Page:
Jazz Mission : Kevin Harris Continues to Define American Jazz Worldwide From His Home on Lawn Street

There’s one thing one shouldn’t tell a musician:  That they sound the same as they did 10 years ago.

While many non-musicians might think it’s a compliment – as they love the music – for a musician, it means they haven’t grown.

No one can say that, however, about Mission Hill’s Kevin Harris, one of the city’s most talented jazz pianists who has taken a long musical journey from one end of the keyboard to the other as he has risen in prominence leading his band – the Kevin Harris Project.

This week, he told the Gazette that “growth” is the one thing that a musician craves, and it’s what he’s been striving for in the last few years.

“I’ve really been focusing on growing as a musician lately,” said Harris prior to a concert in the South End with his long-time friend, saxophonist Pat Loomis. “You play a lot and you might have great stuff going on, and then you hang around and these cats tell you you’re playing hasn’t changed since they saw you a few years ago. They tell you that you sound the same as in the old days. That’s not really a good thing for a musician to hear. I’ve been trying to really grow and shed as an artist. You really have to be read to try something different. I would hope I play different than I did two years ago or eight years ago. That’s the goal.”

And certainly he does, having progressed with the Kevin Harris Project in the music scene in Boston, and then moving it to New York City in 2011 – splitting time for eight years between his home there, and his real home with his wife, Luisa, on Lawn Street.

The couple has lived there since the early 2000s, and has become involved in Mission Hill through the arts. Harris came to Boston to study at the New England Conservatory, and began the Kevin Harris Project here before taking it worldwide. He has released more than five albums and is on faculty at Berklee College of Music. His ensemble has also participated at Havana’s Jazz Festivals in Cuba, Panama Jazz Fest, Umbria Jazz Festival in Italy, Winter Jazz Fest in Denmark, Lima Jazz Fest in Peru, Levontin Fest in Israel, Round Midnight Festival in South

Korea, and various festivals in the USA.

Now, Harris still travels the world – he will be playing the Blue Note in Beijing and Shanghai in August and September – and still travels to New York for gigs frequently, but said he has been spending more of his time in Boston and Mission Hill these days.

“It’s been great to be back – the relationships are what I miss the most – friends,” he said. “If I had to sum it up in one word – it would be ‘friends.’ That’s what I love the most about being here. The music scene in New York is unparalleled, it’s true. But even playing back here, you realize how many people there are that keep you on your toes.”

Harris said he learned fast that it was important as a jazz pianist to be able to accompany a vocalist, and for a band leader and composer like himself, that was a new – but valuable – skill. He said so many opportunities opened up when he learned how to accompany vocalists in just the right way.

But that idea of accompanying other artists has opened up a new world of experimentation, he said. Over the last few years, he has been collaborating with artists from other mediums – most recently the author and writer James Baldwin. That was a collaboration that debuted in Boston last February, and Harris will be renewing it at the Panama Jazz Festival in 2020.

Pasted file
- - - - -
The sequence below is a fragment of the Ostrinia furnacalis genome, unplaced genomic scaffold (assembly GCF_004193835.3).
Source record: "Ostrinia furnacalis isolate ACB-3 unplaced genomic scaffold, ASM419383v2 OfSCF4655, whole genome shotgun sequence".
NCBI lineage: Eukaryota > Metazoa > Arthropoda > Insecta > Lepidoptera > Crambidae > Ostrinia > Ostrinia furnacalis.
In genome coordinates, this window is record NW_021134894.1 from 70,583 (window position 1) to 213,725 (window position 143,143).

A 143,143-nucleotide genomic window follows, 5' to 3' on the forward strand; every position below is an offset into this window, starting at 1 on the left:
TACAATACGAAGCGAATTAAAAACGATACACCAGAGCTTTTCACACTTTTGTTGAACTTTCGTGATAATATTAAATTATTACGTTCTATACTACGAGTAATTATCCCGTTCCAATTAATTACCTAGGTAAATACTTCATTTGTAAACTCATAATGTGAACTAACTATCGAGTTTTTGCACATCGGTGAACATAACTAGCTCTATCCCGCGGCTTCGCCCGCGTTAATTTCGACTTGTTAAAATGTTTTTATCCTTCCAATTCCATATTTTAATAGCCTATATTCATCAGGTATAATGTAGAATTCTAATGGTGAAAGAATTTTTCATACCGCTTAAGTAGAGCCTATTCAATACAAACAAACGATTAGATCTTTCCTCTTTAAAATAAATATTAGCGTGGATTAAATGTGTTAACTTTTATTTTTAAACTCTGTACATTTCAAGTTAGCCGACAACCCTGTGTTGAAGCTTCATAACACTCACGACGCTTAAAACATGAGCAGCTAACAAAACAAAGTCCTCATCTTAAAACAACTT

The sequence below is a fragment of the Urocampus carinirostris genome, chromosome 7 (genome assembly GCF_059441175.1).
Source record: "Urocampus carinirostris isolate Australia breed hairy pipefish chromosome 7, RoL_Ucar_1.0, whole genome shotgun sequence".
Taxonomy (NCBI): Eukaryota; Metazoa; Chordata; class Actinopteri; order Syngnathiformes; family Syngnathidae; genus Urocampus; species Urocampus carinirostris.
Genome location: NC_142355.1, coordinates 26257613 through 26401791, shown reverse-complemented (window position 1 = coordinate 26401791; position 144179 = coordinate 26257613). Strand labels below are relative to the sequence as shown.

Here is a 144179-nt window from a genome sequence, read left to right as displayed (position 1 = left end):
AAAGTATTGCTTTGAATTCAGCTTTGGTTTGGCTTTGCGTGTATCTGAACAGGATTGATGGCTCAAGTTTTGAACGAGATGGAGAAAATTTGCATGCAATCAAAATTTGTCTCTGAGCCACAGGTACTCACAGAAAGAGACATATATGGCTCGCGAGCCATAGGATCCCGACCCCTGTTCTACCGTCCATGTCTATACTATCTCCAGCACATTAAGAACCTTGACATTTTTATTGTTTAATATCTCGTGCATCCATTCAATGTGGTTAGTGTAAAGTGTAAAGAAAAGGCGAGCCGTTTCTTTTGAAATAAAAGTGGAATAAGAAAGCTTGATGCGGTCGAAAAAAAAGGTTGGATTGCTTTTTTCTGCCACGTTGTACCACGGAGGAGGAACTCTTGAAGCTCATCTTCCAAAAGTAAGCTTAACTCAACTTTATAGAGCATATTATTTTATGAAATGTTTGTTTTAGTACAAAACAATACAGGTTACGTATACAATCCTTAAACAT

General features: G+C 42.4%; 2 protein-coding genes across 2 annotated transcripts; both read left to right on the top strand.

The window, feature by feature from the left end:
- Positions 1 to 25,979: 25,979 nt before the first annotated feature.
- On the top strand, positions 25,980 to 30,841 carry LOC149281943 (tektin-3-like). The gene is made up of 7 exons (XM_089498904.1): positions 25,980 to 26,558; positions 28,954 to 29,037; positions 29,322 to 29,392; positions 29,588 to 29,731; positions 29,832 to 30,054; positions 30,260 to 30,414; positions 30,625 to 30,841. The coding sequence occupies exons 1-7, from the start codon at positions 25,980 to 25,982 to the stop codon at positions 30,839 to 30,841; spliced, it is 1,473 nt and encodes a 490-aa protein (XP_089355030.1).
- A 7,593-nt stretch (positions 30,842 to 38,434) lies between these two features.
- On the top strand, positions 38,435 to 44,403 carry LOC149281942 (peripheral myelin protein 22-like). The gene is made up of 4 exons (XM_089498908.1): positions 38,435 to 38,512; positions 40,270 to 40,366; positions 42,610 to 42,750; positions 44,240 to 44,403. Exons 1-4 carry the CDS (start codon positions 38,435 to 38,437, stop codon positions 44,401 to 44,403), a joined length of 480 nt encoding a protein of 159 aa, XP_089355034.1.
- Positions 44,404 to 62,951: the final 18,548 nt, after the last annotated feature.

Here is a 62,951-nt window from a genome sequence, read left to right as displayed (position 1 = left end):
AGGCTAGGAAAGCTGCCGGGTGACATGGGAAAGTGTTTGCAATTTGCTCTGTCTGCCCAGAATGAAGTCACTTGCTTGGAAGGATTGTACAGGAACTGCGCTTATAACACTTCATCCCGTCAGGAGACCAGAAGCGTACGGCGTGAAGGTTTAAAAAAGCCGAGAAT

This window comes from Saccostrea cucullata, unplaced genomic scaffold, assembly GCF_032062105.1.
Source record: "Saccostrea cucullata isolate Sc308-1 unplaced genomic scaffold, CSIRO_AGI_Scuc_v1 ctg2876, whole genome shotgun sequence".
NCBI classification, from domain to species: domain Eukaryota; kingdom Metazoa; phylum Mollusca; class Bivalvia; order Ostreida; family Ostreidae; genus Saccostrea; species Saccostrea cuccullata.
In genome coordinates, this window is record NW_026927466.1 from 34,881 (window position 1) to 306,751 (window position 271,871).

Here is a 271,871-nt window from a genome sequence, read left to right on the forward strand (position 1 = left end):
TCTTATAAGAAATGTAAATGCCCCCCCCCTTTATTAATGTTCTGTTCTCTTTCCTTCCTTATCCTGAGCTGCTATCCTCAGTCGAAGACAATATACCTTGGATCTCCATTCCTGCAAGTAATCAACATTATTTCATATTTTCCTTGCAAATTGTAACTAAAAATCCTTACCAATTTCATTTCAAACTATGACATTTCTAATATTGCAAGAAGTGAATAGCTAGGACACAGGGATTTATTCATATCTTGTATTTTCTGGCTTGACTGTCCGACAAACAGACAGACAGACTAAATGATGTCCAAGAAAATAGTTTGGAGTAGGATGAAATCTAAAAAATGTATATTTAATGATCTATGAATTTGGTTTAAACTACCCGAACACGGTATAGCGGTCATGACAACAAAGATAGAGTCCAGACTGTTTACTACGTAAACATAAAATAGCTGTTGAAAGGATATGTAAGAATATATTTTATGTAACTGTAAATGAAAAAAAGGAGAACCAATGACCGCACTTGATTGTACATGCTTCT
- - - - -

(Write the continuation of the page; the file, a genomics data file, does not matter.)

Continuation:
“The opportunity for me to really grow in New York was to develop this style of accompanying vocalists because it’s a style unto itself,” he said. “In the spirit of that collaboration, I’ve been collaborating with other artists like photographers. There is a lot of creativity in music that overlaps with other art forms. That’s new and cool.”

The Baldwin piece features a composition for an eight-piece wind octet with a rhythm section. One of the musicians also plays an electronic instrument that features excerpts of Baldwin speaking from his writings.

“His voice and words are almost like another instrument in the composition,” said Harris. “We’re pushing this new art form and pushing it forward in the same way Charlie Parker pushed jazz forward so many years ago.”

Nowadays, when Harris plays out in the neighborhoods, one will not only hear his fresh arrangements of traditional jazz tunes, but also hear an array of his own works – which blend his upbringing in Kentucky with his classic training and the urban experiences of Boston and New York.

One of his most compelling pieces he has been playing is the ‘Silent Majority,’ which is a subtle nod to the political times the country faces right now – noting that there may be people who aren’t out front protesting, but they are standing their ground every day for what is right.

“I don’t like to bash people with politics in my music because we’re all dented in already, but I believe there is a silent majority that knows right and knows how to do right,” he said. “They know when to stand up and protest when need be.”

Above all, Harris said he hopes those in the neighborhood would support their local musicians, like himself and others. He said with strong music and culture in the neighborhood, there’s a chance that people could think differently about old hang-ups.

“What are we without culture and the arts?” he asked. “Culture and the arts can provide solutions to the times we live in. There are a lot of people who try to solve things the same old way with money or military. This idea is about finding creative, new solutions to old problems.”

One can often catch Harris at Wally’s Jazz Café in the South End on Fridays and Saturdays, and he’s playing the Blue Note RegattaBar in Harvard Square on Sept. 28 at 7:30 p.m.

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